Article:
Unresolved pasts tend to return. In the aftermath of state-perpetrated injustice, a façade of peace can suddenly give way. In such circumstances, the voices and visions of artists can help us see what otherwise evades perception. Performance and the Afterlives of Injustice considers key works by contemporary South African performing artists Brett Bailey, Gregory Maqoma, Mamela Nyamza, Robyn Orlin, Jay Pather, and Sello Pesa as well as choreographer Faustin Linyekula from the Democratic Republic of Congo. Their performances demonstrate that post-apartheid and postcolonial framings of change have exceeded their limits. What is needed are new analytics with greater agility and a capacity to handle the elliptical returns of history, the resurfacings of atrocities thought to be past, while also holding history’s remains in dynamic tension with the promise of a future that is otherwise. What aesthetic strategies do artists use to activate and shape live performance’s unique corporeality and sociability as a medium, its distinctive capacities for expressing and representing volatile content? How, and how well, do various aesthetic strategies work?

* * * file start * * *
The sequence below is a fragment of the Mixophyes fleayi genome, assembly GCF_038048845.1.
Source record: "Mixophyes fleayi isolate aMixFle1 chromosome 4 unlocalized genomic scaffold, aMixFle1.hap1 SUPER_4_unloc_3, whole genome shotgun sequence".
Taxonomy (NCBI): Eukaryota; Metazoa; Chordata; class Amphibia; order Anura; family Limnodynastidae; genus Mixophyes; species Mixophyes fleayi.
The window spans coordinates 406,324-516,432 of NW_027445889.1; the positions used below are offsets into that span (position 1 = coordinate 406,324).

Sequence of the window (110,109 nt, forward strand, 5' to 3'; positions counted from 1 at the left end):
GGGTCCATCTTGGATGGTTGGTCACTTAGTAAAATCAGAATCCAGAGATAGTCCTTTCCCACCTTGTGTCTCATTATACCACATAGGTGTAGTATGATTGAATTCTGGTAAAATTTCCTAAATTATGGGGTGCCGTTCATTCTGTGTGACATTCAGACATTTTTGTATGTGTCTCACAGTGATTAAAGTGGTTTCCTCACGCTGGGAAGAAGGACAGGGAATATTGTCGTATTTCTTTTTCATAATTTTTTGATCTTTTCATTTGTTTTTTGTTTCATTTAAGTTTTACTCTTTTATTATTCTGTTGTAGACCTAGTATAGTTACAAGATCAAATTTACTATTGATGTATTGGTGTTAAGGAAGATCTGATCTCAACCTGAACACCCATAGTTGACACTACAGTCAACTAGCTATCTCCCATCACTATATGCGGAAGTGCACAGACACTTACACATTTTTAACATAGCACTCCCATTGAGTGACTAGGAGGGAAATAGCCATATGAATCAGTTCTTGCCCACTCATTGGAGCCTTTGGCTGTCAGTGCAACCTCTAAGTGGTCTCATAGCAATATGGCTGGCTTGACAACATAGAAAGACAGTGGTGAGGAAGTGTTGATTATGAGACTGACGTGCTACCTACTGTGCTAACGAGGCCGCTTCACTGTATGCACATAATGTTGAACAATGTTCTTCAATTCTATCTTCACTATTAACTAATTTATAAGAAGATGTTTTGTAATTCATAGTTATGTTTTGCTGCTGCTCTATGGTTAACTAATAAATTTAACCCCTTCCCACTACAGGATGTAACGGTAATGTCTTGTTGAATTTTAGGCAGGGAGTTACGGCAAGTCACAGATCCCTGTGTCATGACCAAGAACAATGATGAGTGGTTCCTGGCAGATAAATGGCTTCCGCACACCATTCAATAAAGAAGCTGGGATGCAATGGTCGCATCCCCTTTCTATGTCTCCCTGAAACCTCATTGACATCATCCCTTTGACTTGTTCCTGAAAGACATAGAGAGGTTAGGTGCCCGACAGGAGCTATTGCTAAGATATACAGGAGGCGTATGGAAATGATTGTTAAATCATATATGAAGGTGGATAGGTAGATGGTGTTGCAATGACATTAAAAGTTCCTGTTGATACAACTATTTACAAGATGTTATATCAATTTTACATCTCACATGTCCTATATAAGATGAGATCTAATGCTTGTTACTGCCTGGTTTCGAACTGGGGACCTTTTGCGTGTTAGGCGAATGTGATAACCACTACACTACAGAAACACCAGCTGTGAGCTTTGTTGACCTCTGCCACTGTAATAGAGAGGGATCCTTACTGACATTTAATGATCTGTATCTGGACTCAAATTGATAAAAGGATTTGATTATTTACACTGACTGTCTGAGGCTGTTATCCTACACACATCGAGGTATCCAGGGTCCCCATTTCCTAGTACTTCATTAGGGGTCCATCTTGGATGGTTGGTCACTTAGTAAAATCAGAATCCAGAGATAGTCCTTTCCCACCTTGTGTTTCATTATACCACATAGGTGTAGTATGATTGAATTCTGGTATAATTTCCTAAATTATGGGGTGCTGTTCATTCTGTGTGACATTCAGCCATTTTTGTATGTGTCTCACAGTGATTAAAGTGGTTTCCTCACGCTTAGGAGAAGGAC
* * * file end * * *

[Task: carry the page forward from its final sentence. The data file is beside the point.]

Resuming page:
Embodied performance in South Africa has particular potency because apartheid was so centrally focused on the body: classifying bodies into racial categories, legislating where certain bodies could move and which bathrooms and drinking fountains certain bodies could use, and how different bodies carried meaning. The majority of artists analyzed here are people of color, a necessary corrective to the white-dominated nature of South African performance scholarship. As the artists featured here imagine new forms, they are helping audiences see the contemporary moment as it is: an important intervention in a country long predicated on denial. They are also helping to conjure, anticipate, and dream a world that is otherwise. The book will be of particular interest to scholars of African studies, black performance, dance studies, transitional justice, as well as theater and performance studies.